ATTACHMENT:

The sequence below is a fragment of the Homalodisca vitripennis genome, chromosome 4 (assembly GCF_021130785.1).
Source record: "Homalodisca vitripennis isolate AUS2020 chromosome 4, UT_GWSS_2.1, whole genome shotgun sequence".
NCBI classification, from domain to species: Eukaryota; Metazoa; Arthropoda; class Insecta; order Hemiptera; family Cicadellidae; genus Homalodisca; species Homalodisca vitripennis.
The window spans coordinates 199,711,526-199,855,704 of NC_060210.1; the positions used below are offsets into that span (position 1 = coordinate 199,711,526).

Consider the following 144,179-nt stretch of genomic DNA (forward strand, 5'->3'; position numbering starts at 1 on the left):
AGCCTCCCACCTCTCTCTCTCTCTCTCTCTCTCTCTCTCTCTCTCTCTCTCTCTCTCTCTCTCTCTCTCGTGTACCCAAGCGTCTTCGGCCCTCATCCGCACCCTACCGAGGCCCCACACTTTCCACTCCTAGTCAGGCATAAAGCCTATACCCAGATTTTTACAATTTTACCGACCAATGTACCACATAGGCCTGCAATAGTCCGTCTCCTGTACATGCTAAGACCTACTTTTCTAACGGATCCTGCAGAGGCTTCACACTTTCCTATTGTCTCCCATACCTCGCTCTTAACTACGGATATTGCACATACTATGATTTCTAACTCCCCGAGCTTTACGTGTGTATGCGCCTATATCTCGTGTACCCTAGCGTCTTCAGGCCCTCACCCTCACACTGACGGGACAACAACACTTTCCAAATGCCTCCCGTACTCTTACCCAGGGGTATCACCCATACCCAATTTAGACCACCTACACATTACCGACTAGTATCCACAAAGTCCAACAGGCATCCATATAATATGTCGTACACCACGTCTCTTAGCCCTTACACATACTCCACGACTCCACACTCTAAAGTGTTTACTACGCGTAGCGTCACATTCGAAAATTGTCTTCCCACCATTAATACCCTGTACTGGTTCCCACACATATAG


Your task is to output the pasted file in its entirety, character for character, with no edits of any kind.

The sequence below is a fragment of the Homalodisca vitripennis genome, chromosome 4 (assembly GCF_021130785.1).
Source record: "Homalodisca vitripennis isolate AUS2020 chromosome 4, UT_GWSS_2.1, whole genome shotgun sequence".
NCBI classification, from domain to species: Eukaryota; Metazoa; Arthropoda; class Insecta; order Hemiptera; family Cicadellidae; genus Homalodisca; species Homalodisca vitripennis.
The window spans coordinates 199,711,526-199,855,704 of NC_060210.1; the positions used below are offsets into that span (position 1 = coordinate 199,711,526).

Consider the following 144,179-nt stretch of genomic DNA (forward strand, 5'->3'; position numbering starts at 1 on the left):
AGCCTCCCACCTCTCTCTCTCTCTCTCTCTCTCTCTCTCTCTCTCTCTCTCTCTCTCTCTCTCTCTCTCGTGTACCCAAGCGTCTTCGGCCCTCATCCGCACCCTACCGAGGCCCCACACTTTCCACTCCTAGTCAGGCATAAAGCCTATACCCAGATTTTTACAATTTTACCGACCAATGTACCACATAGGCCTGCAATAGTCCGTCTCCTGTACATGCTAAGACCTACTTTTCTAACGGATCCTGCAGAGGCTTCACACTTTCCTATTGTCTCCCATACCTCGCTCTTAACTACGGATATTGCACATACTATGATTTCTAACTCCCCGAGCTTTACGTGTGTATGCGCCTATATCTCGTGTACCCTAGCGTCTTCAGGCCCTCACCCTCACACTGACGGGACAACAACACTTTCCAAATGCCTCCCGTACTCTTACCCAGGGGTATCACCCATACCCAATTTAGACCACCTACACATTACCGACTAGTATCCACAAAGTCCAACAGGCATCCATATAATATGTCGTACACCACGTCTCTTAGCCCTTACACATACTCCACGACTCCACACTCTAAAGTGTTTACTACGCGTAGCGTCACATTCGAAAATTGTCTTCCCACCATTAATACCCTGTACTGGTTCCCACACATATAG